Here at ProBoxing-Fans.com, every year we put together a huge collection of boxing awards. All of the usual suspects are included, such as Fighter of the Year and Knockout of the Year, plus about a dozen other specialties.
But this year, we’re expanding a bit, and offering a collection of extra Odds & Ends Awards. Check out the top 6 unusual highlights and lowlights for the year that was in the world of boxing.
Best Move in the History of Boxing Promotion: DiBella Ditches Hamer Live on Twitter
Lou DiBella is known as a promoter who speaks his mind. He certainly spoke his mind when Tor Hamer quit on his stool for the second time in his career. This occurred when he fought Andy Ruiz. Hamer started the fight out quickly, getting the edge on the highly touted prospect, but then just as quickly began to fade.
Without any particular hardship or taking much, if any, punishment, Hamer decided not to come back out for another round, a move he had already pulled, also in a televised fight. Well, DiBella had seen enough, saying:
“By the way, Tor, you are released. WTF!!!”
Doesn’t get any better than that.
Best Network: Showtime Ousts Big Brother HBO
Showtime sent shockwaves through the sport with its signing of Floyd Mayweather. And by bringing aboard Mayweather, they not only got the fleet of up and coming Mayweather Promotions prospects, but also the huge Golden Boy stable. The network capitalized on its coup in a big way in 2013, not only hosting the Mayweather mega-events, but a slew of major cards. They’ve also been regularly putting on action-packed, four-fight cards, providing a ton of free fights for fans to check out.
In the past, HBO was always the “big brother” — bigger budget, bigger events, and all the best fighters. Now though, Showtime is not only a major player, but they have the edge on their rival.
Best New Place to Fight: Barclays Center in Brooklyn
The brand new Barclays Center in Brooklyn has quickly established itself as the leading boxing venue on the East Coast. Many of those loaded Showtime cards mentioned above have taken place there, usually playing to packed and excited crowds. While they’ve been able to showcase many New York fighters on those cards, those fight fans are also eager to get a chance to see any top fighters.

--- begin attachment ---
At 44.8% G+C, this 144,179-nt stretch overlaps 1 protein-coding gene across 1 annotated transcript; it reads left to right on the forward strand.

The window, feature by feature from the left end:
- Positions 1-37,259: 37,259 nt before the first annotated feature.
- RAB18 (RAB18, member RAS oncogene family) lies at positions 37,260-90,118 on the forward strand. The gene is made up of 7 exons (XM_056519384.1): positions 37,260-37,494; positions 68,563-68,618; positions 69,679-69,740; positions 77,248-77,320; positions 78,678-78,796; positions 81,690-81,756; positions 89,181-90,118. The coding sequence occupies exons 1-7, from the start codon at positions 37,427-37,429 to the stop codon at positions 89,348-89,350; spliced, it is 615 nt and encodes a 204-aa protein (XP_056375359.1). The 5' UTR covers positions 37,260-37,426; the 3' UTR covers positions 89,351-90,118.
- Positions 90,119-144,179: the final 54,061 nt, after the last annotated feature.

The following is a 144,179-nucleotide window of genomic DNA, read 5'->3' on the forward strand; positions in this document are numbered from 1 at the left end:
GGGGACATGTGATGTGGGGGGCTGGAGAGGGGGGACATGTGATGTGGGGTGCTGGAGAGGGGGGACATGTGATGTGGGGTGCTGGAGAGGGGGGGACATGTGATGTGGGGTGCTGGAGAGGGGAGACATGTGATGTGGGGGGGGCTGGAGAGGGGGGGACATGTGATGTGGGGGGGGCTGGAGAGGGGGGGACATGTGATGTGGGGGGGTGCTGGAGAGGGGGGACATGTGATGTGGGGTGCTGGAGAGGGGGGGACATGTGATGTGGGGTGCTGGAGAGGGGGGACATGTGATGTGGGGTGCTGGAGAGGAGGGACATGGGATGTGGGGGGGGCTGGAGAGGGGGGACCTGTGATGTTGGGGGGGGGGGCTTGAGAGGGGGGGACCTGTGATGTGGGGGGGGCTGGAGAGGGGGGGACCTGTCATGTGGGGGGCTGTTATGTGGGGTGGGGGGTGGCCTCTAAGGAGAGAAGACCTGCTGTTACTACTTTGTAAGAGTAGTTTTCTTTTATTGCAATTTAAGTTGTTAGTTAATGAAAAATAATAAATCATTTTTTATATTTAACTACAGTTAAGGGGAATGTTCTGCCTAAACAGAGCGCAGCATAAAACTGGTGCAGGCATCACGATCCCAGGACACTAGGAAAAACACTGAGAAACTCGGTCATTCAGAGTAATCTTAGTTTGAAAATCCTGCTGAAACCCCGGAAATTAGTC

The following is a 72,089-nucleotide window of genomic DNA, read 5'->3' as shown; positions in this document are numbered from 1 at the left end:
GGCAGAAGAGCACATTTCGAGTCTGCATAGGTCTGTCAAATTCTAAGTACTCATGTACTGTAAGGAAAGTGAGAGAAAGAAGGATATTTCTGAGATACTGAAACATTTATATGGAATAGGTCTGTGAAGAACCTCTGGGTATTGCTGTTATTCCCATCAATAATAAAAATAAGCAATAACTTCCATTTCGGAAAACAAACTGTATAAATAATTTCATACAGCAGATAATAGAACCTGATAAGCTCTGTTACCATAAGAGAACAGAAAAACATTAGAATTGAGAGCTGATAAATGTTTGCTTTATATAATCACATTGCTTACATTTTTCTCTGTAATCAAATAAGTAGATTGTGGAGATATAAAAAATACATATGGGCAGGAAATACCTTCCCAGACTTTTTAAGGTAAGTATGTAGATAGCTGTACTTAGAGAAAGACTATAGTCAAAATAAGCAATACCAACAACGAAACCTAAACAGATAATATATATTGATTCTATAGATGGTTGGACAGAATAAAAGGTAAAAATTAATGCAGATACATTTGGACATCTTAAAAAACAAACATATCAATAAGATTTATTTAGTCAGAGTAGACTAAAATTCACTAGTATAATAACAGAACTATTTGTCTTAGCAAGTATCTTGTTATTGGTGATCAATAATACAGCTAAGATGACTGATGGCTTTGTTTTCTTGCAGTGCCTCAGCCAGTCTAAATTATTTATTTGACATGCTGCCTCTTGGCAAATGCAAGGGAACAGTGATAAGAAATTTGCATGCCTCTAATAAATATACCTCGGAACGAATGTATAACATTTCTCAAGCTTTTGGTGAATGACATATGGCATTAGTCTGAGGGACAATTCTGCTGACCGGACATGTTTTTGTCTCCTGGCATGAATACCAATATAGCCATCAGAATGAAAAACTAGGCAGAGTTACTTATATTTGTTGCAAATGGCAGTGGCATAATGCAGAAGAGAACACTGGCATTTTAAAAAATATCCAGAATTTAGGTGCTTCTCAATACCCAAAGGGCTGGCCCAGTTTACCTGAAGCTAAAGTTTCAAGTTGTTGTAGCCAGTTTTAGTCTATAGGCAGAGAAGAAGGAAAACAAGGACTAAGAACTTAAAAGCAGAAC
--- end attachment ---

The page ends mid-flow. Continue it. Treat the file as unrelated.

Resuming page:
In years past, it has seemed like Las Vegas and Los Angeles were grabbing all the fights, with an occasional Atlantic City or Madison Square Garden event tossed in. Barclays though is becoming a regular destination and a new go-to choice.
(Still) Worst Place to Fight: Texas
If you agree to fight in Texas, you have to be ready to be screwed, bottom line. It’s our country’s very own “Germany” — a guaranteed trip to an outcome you don’t want, but knew would happen. Whether it’s an awful scorecard, a ridiculous referee, some out of the ring controversy involving drug tests or fraudulent investigations or who knows what else, Texas is a boxing nightmare.
Worst Trend of the Year: Nobody Cares About Making Weight Anymore
Sometimes fighters simply cannot make weight. They tried, they exhausted themselves and sweated out every last drop, but they’re still a pound or two over. Other times, though, fighters simply don’t try to make weight. Or they try for a bit, but then decide they’ve had enough, and that they’ll just take their fine and fight anyway.
The other guy isn’t going to cancel the fight, because then he won’t get paid, either. The networks and the promoters don’t punish anybody. The fans still watch, and then count the win as a win. So why bother making weight, right?
Something needs to be done because this is no longer an occasional incident, it has become a regular thing to expect, and it’s absurd.
Best Ass Kicking We All – Admit It, You Know You Did – Loved Watching: Marcos Maidana Thumps Adrien Broner
Rarely has there ever been such a universal outpouring of joy amongst fight fans while watching one fighter lose as there was when Marcos Maidana handed Adrien Broner his first defeat. Broner deserved the beating for his classless behavior, and he learned the hard way, to the delight of fans everywhere, that you don’t just get to walk into superstardom.